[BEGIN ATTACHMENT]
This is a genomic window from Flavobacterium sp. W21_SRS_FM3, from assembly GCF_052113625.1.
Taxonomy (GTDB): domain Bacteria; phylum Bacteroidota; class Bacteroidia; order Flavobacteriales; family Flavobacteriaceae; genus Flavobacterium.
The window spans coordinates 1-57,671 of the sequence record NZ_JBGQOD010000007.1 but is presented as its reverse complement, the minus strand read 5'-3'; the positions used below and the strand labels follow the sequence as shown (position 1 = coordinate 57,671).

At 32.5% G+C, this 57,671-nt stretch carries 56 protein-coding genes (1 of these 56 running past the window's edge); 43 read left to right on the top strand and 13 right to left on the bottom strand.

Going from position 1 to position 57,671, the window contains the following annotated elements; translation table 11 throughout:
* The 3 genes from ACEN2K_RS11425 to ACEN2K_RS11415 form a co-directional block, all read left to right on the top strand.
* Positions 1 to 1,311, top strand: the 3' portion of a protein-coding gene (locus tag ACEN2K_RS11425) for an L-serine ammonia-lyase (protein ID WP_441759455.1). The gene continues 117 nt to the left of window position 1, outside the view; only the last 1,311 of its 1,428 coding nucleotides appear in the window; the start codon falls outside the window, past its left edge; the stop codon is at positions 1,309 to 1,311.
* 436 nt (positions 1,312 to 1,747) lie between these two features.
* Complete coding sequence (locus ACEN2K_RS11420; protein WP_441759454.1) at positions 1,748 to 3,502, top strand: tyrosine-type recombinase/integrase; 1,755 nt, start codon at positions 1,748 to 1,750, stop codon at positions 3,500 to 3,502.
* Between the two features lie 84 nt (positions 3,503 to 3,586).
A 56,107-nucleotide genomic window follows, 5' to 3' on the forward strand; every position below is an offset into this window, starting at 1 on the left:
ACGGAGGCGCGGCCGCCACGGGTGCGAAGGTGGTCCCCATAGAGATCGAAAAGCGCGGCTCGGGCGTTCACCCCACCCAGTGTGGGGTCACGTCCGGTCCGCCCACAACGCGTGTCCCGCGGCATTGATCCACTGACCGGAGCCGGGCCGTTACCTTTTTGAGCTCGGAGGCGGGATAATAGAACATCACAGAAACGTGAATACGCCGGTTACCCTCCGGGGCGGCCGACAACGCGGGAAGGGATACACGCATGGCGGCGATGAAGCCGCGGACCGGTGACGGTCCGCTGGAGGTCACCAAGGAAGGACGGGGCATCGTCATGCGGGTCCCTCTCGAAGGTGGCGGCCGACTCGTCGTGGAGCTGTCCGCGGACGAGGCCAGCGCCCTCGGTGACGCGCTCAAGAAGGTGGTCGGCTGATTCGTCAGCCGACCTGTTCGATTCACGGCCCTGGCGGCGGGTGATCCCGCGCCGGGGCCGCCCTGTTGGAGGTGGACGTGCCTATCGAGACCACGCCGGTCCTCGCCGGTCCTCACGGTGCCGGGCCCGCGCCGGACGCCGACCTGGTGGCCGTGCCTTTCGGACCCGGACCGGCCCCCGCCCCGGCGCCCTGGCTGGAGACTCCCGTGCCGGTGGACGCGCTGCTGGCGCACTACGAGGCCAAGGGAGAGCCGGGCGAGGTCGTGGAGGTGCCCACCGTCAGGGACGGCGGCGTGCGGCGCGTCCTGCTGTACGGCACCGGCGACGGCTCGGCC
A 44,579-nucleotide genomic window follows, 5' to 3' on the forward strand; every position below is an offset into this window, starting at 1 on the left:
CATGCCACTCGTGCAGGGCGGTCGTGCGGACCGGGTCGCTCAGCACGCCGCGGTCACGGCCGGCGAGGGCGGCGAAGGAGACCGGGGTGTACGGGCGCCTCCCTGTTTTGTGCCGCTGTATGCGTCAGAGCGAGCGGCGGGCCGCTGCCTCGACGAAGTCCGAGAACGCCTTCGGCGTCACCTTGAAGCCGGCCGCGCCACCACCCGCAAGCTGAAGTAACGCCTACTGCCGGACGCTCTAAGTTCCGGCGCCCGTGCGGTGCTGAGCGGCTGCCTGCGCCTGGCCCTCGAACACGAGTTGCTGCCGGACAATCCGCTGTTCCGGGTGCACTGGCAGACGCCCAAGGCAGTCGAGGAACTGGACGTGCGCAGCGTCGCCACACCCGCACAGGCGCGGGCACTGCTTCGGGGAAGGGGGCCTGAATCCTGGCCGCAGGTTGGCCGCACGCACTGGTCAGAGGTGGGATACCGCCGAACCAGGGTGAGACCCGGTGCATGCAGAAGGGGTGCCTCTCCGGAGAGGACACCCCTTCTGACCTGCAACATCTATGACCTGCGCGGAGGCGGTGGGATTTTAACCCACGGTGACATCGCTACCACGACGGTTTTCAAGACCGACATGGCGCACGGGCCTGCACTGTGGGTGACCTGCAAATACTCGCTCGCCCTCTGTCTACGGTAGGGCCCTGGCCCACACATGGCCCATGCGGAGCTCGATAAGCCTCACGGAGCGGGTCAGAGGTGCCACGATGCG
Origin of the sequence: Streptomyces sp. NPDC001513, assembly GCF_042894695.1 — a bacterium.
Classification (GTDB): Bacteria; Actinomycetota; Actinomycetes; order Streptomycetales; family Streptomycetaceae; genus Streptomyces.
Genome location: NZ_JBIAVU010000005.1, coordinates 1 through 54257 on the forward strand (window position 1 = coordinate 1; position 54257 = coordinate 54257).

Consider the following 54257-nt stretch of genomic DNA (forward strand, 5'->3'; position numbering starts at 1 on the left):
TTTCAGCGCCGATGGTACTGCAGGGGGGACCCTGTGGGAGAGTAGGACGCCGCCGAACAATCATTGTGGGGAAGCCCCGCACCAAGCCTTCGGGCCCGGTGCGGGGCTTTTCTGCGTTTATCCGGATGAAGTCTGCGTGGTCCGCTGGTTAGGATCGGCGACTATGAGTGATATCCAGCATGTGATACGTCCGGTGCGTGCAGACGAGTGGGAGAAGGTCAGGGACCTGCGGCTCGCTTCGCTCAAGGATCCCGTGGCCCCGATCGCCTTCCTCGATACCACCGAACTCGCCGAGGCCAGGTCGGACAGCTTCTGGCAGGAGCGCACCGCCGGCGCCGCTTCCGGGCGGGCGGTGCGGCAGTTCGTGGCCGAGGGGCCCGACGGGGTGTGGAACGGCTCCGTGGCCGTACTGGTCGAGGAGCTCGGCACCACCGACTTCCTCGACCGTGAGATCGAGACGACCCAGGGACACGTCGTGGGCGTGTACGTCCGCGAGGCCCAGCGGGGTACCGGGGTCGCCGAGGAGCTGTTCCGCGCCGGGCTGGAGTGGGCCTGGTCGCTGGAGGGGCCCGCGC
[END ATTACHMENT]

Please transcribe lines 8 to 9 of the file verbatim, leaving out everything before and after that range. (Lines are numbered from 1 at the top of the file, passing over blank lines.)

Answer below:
* 436 nt (positions 1,312 to 1,747) lie between these two features.
* Complete coding sequence (locus ACEN2K_RS11420; protein WP_441759454.1) at positions 1,748 to 3,502, top strand: tyrosine-type recombinase/integrase; 1,755 nt, start codon at positions 1,748 to 1,750, stop codon at positions 3,500 to 3,502.